LaLama called her interview in the episode with Fulton, about identifying Desiree’s remains, heartbreaking.

“(Desiree) had a T-shirt on that she was going to have all her friends (at school) sign,” LaLama said. “And sure enough, when the detectives find the evidence, Marcia looks at the plastic bag with the T-shirt inside and says they don’t even have to take it out. She knows that’s her daughters T-shirt, because she sees all of the names of her classmates. I have no doubt that her heart aches every single day, all day long. I’m so grateful to her that she would be willing to sit down with us and tell her story. And I think it does help other crime victims, I really do.”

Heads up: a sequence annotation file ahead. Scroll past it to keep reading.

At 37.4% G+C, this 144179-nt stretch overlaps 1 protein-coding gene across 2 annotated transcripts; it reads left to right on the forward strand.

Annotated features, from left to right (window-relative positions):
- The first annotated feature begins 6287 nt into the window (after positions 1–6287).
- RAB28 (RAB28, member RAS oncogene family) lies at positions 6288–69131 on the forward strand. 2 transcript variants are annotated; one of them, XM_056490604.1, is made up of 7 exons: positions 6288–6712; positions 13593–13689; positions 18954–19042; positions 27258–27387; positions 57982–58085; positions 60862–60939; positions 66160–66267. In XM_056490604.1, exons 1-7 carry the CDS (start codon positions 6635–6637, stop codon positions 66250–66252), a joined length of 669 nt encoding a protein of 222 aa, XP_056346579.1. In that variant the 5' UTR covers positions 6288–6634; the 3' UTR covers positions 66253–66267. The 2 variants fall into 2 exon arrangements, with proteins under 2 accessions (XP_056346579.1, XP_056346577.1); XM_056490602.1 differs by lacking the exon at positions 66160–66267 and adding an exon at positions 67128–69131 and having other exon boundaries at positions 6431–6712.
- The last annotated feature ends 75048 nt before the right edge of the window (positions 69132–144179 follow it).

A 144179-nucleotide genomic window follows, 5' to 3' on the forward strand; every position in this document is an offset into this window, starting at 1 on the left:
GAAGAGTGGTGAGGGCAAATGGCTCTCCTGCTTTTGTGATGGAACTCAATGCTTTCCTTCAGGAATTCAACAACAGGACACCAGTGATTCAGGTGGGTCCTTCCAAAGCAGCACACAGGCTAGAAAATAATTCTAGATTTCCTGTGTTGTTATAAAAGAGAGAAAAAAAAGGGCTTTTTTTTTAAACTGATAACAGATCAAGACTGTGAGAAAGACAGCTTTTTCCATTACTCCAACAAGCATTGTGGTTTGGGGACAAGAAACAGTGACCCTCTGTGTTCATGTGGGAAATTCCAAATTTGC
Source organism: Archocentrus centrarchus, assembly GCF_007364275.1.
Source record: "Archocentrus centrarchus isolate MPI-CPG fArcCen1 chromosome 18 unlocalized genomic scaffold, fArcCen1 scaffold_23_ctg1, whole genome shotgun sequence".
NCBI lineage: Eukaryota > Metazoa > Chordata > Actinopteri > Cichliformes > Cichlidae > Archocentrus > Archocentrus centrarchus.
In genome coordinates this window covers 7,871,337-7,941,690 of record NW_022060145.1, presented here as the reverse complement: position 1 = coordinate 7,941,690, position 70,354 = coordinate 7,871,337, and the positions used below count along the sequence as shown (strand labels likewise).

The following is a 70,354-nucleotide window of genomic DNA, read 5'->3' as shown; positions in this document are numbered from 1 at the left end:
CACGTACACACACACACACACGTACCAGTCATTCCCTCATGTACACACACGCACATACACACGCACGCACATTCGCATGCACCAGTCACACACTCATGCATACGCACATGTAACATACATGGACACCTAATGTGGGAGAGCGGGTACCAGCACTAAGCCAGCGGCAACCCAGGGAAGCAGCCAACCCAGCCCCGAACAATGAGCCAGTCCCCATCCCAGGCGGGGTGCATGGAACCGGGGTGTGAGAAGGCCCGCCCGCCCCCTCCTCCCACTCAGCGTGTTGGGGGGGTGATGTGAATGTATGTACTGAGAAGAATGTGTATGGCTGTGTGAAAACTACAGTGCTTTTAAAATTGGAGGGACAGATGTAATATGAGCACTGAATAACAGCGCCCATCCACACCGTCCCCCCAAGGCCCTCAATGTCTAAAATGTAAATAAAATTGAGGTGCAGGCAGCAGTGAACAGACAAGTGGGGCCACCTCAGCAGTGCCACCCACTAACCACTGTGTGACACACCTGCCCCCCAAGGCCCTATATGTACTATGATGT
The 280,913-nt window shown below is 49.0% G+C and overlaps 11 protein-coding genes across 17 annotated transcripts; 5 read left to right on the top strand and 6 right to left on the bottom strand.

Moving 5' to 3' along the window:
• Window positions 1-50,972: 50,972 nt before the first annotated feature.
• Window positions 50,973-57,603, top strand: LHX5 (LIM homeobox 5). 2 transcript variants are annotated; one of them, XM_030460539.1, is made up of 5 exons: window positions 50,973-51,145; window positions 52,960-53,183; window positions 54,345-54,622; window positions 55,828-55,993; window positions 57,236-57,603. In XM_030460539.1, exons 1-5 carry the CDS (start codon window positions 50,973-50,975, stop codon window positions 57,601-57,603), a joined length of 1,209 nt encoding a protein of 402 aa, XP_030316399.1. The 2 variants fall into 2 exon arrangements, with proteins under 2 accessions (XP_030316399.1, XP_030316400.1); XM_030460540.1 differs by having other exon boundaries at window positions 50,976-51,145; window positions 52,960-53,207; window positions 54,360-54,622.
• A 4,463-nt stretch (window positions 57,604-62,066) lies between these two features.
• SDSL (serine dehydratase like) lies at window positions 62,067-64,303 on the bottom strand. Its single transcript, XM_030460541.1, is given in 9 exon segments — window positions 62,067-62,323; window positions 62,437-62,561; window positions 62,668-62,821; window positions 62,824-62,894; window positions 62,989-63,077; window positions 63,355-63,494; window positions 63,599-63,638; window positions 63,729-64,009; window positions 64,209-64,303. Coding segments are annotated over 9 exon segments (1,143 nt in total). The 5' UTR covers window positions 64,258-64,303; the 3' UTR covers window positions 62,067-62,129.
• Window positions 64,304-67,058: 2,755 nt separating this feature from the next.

Fulton is one of the few family members of Wood victims who has continued to do interviews throughout the past three decades, during which Wood has somehow managed to avoid execution.

“I think it stays the same…It never will get easier to accept that, no, because it’s already pretty hard. It couldn’t get much harder than it is and waiting this long for anything to happen. It’s terrible. They talk about cruel and unusual punishment…The victims of this have been waiting for over 30 years. And it’s like, (Wood’s execution) would help to get rid of some of that anxiety. I don’t care if God takes him or the state of Texas takes him. I’m not after revenge. I just want him off this earth so he can’t do this again. And he would if he ever got out and that’s a scary thought for me.”

Marcia Fulton, the now 69 year-old mother of then 15 year-old Wood victim Desiree Wheatley

JUSTICE FOR DESIREE